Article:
Our series “And That Was The Moment” tells the stories behind pivotal incidents that shaped the destiny of Scottish teams in European competition. This edition looks at John Colquhoun’s miss when clean through, Bayern Munich v HEART OF MIDLOTHIAN, 1988/89 UEFA Cup quarter-final, second leg
There are many reasons to rue John Colquhoun’s miss when one-on-one with Bayern goalkeeper Raimond Aumann on a portentous March night in 1989.
Chief among them was that it robbed the Edinburgh public of the chance to see Diego Maradona, Careca, Alemão et al play a European semi-final at Tynecastle, with Napoli instead heading to Germany.
Scottish supporters would curse that missed opportunity in the short-term. Later, as the 1990s drew to a close, Colquhoun’s failure took on a poignancy. For Scottish football, it symbolised the end of a second golden era in Europe.
In 1989 the only thing extraordinary about a Scottish team threatening the latter stages of a European competition was that that team was Hearts. Of the Scottish ‘big six’, the Edinburgh side had by far the weakest record on the continent, having never made the semi-finals of a major tournament.
This was an era in which Aberdeen and Dundee United tore up trees for Scotland in Europe. The previous season – despite Graeme Souness’ best efforts – Rangers had lost in the European Cup quarter-finals to Steaua Bucharest.
Hearts had beaten Ireland’s St Patrick’s Athletic, Austria Vienna and Yugoslavia’s Velež Mostar to reach the quarters, where a Tynecastle thunderbolt from European specialist Iain Ferguson gave Hearts a 1-0 lead to take to Bavaria.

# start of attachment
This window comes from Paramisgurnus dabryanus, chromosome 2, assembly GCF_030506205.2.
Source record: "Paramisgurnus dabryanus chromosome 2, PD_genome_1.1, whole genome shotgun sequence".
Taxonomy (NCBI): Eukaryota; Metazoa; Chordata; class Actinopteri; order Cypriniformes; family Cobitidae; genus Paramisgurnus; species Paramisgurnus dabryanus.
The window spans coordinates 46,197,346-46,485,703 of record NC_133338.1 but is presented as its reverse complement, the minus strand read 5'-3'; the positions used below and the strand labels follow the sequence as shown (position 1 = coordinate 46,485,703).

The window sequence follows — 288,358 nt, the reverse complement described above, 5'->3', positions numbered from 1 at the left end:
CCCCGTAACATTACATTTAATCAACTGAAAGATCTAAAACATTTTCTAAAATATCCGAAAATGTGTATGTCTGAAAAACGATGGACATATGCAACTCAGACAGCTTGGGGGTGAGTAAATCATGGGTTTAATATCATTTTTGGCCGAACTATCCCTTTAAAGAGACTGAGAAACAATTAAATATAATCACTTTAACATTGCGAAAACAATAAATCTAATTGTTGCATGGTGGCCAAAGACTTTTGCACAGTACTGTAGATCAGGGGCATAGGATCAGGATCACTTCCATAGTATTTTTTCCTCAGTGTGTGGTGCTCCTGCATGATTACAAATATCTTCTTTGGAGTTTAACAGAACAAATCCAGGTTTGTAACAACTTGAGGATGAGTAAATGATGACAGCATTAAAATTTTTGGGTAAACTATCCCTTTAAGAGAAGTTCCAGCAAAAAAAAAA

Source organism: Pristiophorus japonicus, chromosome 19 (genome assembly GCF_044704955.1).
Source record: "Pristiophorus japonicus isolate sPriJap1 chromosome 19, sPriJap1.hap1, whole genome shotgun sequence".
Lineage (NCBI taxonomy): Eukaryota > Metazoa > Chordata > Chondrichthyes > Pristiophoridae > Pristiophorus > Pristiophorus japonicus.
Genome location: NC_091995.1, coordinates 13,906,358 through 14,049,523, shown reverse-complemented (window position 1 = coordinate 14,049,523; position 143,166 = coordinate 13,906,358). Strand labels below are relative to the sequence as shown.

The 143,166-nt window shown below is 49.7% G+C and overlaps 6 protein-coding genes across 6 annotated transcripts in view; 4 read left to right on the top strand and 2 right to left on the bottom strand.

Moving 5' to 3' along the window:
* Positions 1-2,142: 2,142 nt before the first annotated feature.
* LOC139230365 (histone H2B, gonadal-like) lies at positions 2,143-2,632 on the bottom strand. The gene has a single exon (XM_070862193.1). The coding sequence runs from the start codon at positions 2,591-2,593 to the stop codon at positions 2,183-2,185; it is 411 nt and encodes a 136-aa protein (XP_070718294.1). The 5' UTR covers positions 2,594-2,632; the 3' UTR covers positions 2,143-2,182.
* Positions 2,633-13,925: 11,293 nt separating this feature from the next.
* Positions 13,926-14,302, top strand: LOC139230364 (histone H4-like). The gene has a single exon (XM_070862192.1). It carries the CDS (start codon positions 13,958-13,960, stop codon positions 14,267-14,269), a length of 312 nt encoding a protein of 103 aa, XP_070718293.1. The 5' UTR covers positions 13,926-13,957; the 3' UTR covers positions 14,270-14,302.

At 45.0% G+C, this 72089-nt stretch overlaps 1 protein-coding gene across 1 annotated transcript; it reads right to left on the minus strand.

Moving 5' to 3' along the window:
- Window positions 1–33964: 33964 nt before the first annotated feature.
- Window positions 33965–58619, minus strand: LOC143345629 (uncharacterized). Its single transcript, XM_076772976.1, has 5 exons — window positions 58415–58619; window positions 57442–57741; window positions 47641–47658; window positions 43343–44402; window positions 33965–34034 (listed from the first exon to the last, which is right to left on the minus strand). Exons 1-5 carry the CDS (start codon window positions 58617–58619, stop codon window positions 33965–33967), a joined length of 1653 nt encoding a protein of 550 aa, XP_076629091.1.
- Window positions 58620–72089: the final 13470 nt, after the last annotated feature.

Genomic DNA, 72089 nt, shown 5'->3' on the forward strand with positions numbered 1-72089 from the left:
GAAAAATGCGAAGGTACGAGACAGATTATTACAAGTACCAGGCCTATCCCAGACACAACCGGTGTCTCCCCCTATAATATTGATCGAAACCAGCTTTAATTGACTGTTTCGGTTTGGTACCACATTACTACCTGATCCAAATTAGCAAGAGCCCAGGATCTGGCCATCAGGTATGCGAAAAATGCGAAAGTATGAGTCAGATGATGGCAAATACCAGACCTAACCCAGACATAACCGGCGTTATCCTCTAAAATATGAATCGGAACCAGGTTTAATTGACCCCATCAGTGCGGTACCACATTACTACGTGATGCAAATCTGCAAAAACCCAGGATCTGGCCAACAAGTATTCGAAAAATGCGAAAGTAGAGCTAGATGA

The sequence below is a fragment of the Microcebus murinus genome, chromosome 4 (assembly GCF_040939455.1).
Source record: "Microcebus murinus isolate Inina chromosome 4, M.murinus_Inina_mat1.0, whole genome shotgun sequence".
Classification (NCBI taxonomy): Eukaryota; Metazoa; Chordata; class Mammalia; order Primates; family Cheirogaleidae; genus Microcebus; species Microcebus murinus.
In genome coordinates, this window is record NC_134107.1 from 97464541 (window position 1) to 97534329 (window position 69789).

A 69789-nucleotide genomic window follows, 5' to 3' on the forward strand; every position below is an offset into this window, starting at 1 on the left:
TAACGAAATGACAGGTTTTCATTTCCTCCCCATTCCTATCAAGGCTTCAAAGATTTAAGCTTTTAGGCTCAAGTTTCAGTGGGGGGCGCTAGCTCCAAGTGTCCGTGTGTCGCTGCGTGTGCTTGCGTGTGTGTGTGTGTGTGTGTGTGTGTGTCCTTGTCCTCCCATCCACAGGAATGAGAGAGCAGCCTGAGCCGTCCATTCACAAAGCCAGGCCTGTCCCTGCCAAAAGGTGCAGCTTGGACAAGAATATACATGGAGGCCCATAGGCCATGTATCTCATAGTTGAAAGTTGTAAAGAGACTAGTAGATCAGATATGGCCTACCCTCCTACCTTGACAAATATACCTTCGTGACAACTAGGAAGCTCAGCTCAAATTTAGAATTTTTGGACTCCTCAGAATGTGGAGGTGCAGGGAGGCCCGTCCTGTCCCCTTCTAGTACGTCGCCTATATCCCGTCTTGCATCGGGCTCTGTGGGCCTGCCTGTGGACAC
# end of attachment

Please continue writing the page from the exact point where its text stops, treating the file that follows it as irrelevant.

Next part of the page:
There they would face a formidable side that contained attack-minded defenders Klaus Augenthaler and Hans Pflügler, both of whom had scored at Pittodrie in the 3-2 defeat to Aberdeen in the 1983 Cup Winners’ Cup quarter-final.
A disappointing crowd of around 25,000 turned out in Munich’s Olympic Stadium. “But the 2-3,000 Scots are making a hell of a spectacle,” says superbly named Austrian commentator Fritz von Thurn und Taxis. (Real name: Friedrich Leonhard Ignatius Josef Maria Lamoral Balthasar Thurn and Taxis. No prizes for guessing which school he went to.)
In Munich Hearts blended youth with experience, with 18-year-old right-back Alan McLaren the rookie and 33-year-old keeper Henry Smith the elder statesman. Captain Gary Mackay returned from injury, while Eamonn Bannon’s European nous had already been key in getting Hearts to this stage.
In hindsight, the harbingers of Scotland’s demise in Europe are there. Alex MacDonald’s side simply don’t want possession of the ball and are happy to play the percentages, probe the channels and look for a chance from set plays – a Scottish anti-football that would arguably reach its height with Walter Smith’s infamous Wattienaccio system, a tactic deployed with reasonable success with Scotland and Rangers in the 2000s but one that, with its negation of flair and self-expression, was ultimately self-defeating.
Bayern, slick in possession, play all the football and it’s no surprise when Augenthaler levels the tie on aggregate in the 16th minute. If Hearts had seen the elegant central defender’s goal in 1983 at Pittodrie, they didn’t show it: as had Aberdeen, the Jambos simply let him advance and watch in admiration as he lashes home from 25 yards.